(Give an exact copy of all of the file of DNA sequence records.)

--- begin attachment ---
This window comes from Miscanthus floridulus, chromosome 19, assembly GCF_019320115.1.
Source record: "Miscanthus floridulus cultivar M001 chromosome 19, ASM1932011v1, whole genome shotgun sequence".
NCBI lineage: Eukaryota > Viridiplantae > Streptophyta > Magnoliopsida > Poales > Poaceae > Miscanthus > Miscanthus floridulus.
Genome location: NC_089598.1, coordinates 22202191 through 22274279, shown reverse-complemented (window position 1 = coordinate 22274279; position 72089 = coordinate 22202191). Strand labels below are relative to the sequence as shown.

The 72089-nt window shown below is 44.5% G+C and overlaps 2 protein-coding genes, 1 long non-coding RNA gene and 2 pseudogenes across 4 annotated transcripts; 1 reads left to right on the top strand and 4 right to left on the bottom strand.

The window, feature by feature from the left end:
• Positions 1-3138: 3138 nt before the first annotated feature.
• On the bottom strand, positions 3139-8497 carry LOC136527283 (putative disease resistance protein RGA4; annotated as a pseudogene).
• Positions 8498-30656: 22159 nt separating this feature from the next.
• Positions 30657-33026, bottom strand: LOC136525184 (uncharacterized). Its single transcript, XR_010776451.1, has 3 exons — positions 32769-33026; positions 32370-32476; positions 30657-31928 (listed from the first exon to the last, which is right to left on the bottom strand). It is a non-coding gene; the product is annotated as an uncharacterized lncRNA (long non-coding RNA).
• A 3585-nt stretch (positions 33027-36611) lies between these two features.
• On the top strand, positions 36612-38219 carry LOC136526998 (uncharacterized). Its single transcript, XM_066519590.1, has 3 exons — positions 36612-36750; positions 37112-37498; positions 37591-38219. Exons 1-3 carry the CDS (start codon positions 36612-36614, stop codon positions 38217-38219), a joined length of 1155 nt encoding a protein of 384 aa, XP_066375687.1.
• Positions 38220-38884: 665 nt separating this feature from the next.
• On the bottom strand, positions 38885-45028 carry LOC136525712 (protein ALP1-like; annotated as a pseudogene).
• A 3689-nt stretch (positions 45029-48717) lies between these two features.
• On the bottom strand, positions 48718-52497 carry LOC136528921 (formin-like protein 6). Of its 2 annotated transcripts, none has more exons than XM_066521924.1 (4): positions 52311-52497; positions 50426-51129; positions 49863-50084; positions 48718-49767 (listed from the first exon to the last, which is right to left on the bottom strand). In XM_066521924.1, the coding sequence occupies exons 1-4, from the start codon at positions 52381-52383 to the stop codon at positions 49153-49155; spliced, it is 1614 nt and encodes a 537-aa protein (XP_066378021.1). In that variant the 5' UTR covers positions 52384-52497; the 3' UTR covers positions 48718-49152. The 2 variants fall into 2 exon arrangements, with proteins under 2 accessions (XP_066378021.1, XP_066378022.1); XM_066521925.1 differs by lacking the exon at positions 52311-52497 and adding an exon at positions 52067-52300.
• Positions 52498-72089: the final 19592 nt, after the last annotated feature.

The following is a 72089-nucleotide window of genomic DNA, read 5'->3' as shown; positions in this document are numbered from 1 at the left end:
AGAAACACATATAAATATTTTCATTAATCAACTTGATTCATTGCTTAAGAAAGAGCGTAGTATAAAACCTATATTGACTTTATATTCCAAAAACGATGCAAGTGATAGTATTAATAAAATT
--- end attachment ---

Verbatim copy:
This window comes from Miscanthus floridulus, chromosome 19, assembly GCF_019320115.1.
Source record: "Miscanthus floridulus cultivar M001 chromosome 19, ASM1932011v1, whole genome shotgun sequence".
NCBI lineage: Eukaryota > Viridiplantae > Streptophyta > Magnoliopsida > Poales > Poaceae > Miscanthus > Miscanthus floridulus.
Genome location: NC_089598.1, coordinates 22202191 through 22274279, shown reverse-complemented (window position 1 = coordinate 22274279; position 72089 = coordinate 22202191). Strand labels below are relative to the sequence as shown.

The 72089-nt window shown below is 44.5% G+C and overlaps 2 protein-coding genes, 1 long non-coding RNA gene and 2 pseudogenes across 4 annotated transcripts; 1 reads left to right on the top strand and 4 right to left on the bottom strand.

The window, feature by feature from the left end:
• Positions 1-3138: 3138 nt before the first annotated feature.
• On the bottom strand, positions 3139-8497 carry LOC136527283 (putative disease resistance protein RGA4; annotated as a pseudogene).
• Positions 8498-30656: 22159 nt separating this feature from the next.
• Positions 30657-33026, bottom strand: LOC136525184 (uncharacterized). Its single transcript, XR_010776451.1, has 3 exons — positions 32769-33026; positions 32370-32476; positions 30657-31928 (listed from the first exon to the last, which is right to left on the bottom strand). It is a non-coding gene; the product is annotated as an uncharacterized lncRNA (long non-coding RNA).
• A 3585-nt stretch (positions 33027-36611) lies between these two features.
• On the top strand, positions 36612-38219 carry LOC136526998 (uncharacterized). Its single transcript, XM_066519590.1, has 3 exons — positions 36612-36750; positions 37112-37498; positions 37591-38219. Exons 1-3 carry the CDS (start codon positions 36612-36614, stop codon positions 38217-38219), a joined length of 1155 nt encoding a protein of 384 aa, XP_066375687.1.
• Positions 38220-38884: 665 nt separating this feature from the next.
• On the bottom strand, positions 38885-45028 carry LOC136525712 (protein ALP1-like; annotated as a pseudogene).
• A 3689-nt stretch (positions 45029-48717) lies between these two features.
• On the bottom strand, positions 48718-52497 carry LOC136528921 (formin-like protein 6). Of its 2 annotated transcripts, none has more exons than XM_066521924.1 (4): positions 52311-52497; positions 50426-51129; positions 49863-50084; positions 48718-49767 (listed from the first exon to the last, which is right to left on the bottom strand). In XM_066521924.1, the coding sequence occupies exons 1-4, from the start codon at positions 52381-52383 to the stop codon at positions 49153-49155; spliced, it is 1614 nt and encodes a 537-aa protein (XP_066378021.1). In that variant the 5' UTR covers positions 52384-52497; the 3' UTR covers positions 48718-49152. The 2 variants fall into 2 exon arrangements, with proteins under 2 accessions (XP_066378021.1, XP_066378022.1); XM_066521925.1 differs by lacking the exon at positions 52311-52497 and adding an exon at positions 52067-52300.
• Positions 52498-72089: the final 19592 nt, after the last annotated feature.

The following is a 72089-nucleotide window of genomic DNA, read 5'->3' as shown; positions in this document are numbered from 1 at the left end:
AGAAACACATATAAATATTTTCATTAATCAACTTGATTCATTGCTTAAGAAAGAGCGTAGTATAAAACCTATATTGACTTTATATTCCAAAAACGATGCAAGTGATAGTATTAATAAAATT